[feed] Atom [feed] RSS 1.0 [feed] RSS 2.0

Felix, K. and Wise, K. and Manna, S.K. and Yamauchi, K. and Wilson, B.L. and Thomas, R.L. and Kulkarni, A.D. and Pellis, N.R. and Ramesh, G.T. (2004) Altered cytokine expression in tissues of mice subjected to simulated microgravity. Molecular and Cellular Biochemistry, 266 (1/2). pp. 79-85. ISSN 0300-8177

[img] Text
Mol Cellul Biochem 266 p79.pdf
Restricted to Repository staff only

Download (99Kb) | Request a copy


Space flight is known to induce microgravity-associated immune dysfunction in humans, non-human primates and rodents. To understand the mechanism underlying these defects, several studies in rodents have been conducted in a ground-based antiorthostatic suspension (AOS) model that would mimic the effects of microgravity. In all these in vivo studies that showed the effects on cytokine profiles actually investigated the ex vivo production from culturing the cells isolated from whole organism that was exposed to space flight and/or microgravity. So, the purpose of the study was to examine the in vivo expression of cytokines in mice in immunologically important tissue environments of mice that were subjected to AOS. Cytokines such as Interleukin-1β (IL-1β), IL-2, IL-3, IL-6, Interferon-γ (IFN-γ) and Tumor Necrosis Factor-α (TNF-α) were measured by Enzyme Linked Immunosorbent Assay (ELISA) in the homogenates of spleen tissue, lymph nodes and also in serum of AOS mice and compared with that of control mice. AOS induced no change in the IL-3 levels, but IL-1β was increased significantly whereas IL-2 levels decreased in spleen, lymph nodes and serum. IL-6 levels did not differ in spleen but were significantly increased in lymph nodes and serum of AOS mice. IFN-γ levels in spleen did not change but showed nonsignificant reduction in lymph nodes and significant reduction in serum in response to AOS. TNF-α levels in spleen and serum were unchanged and increased in lymph nodes. This in vivo cytokine study confirms the earlier findings that microgravity-simulated conditions induce tissue-specific immune response.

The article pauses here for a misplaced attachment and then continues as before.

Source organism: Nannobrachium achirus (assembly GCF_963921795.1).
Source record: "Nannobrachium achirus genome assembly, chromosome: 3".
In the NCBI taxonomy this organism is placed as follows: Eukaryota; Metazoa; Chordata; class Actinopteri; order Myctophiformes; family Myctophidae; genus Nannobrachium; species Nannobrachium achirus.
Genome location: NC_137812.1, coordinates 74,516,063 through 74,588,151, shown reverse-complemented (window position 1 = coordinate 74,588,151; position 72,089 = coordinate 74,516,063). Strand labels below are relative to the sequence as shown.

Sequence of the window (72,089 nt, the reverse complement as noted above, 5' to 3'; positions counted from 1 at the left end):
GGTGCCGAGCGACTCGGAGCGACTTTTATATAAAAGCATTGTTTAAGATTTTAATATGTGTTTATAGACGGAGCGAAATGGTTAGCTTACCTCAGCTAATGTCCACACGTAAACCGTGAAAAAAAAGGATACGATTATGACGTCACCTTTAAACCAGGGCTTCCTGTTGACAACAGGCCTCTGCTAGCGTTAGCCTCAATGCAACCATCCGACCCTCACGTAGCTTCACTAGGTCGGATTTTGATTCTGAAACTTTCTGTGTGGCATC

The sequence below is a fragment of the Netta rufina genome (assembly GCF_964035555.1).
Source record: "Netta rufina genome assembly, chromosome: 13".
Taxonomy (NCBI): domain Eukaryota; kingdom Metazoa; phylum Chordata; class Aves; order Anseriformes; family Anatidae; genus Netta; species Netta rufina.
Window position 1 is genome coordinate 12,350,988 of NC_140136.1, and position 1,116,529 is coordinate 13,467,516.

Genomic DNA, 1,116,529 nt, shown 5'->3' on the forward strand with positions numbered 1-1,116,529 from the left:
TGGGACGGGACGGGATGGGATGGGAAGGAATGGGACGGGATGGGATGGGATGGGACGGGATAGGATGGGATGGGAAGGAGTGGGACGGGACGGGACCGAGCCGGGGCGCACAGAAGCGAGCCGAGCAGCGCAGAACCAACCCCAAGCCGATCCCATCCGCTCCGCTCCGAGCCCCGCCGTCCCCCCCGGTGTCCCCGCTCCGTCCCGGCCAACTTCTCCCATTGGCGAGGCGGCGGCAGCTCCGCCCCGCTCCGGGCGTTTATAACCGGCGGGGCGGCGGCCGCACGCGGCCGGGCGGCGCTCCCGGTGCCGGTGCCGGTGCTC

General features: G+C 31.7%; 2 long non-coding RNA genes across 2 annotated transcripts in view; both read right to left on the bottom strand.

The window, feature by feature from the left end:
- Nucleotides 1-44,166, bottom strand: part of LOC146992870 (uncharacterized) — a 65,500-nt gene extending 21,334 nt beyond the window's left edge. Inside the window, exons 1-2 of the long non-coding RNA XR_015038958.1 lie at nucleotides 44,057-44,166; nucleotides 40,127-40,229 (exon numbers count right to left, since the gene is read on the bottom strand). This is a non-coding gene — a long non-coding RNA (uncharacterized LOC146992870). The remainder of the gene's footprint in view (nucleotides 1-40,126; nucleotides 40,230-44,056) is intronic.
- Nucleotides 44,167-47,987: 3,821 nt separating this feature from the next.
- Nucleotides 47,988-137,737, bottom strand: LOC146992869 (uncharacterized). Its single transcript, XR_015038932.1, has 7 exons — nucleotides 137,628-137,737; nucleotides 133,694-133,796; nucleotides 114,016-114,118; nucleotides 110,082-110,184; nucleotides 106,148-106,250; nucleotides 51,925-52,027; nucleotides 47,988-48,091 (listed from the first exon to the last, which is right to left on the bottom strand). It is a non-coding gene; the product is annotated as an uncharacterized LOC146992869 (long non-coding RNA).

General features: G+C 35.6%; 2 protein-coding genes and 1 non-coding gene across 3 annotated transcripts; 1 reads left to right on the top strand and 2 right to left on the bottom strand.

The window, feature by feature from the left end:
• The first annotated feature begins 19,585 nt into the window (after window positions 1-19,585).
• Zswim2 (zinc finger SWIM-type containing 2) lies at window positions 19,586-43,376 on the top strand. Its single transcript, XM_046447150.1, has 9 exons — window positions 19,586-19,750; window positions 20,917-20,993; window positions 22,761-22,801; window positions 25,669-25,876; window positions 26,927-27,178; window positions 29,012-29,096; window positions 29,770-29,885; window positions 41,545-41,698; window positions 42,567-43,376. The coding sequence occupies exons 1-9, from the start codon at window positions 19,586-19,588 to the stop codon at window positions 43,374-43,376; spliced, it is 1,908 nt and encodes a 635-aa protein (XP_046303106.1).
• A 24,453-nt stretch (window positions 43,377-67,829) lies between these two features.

Item Type: Article
Depositing User: Dr P Divakar
Date Deposited: 01 Jul 2015 11:40
Last Modified: 10 Dec 2015 10:34
URI: http://cdfd.sciencecentral.in/id/eprint/214

Actions (login required)

View Item View Item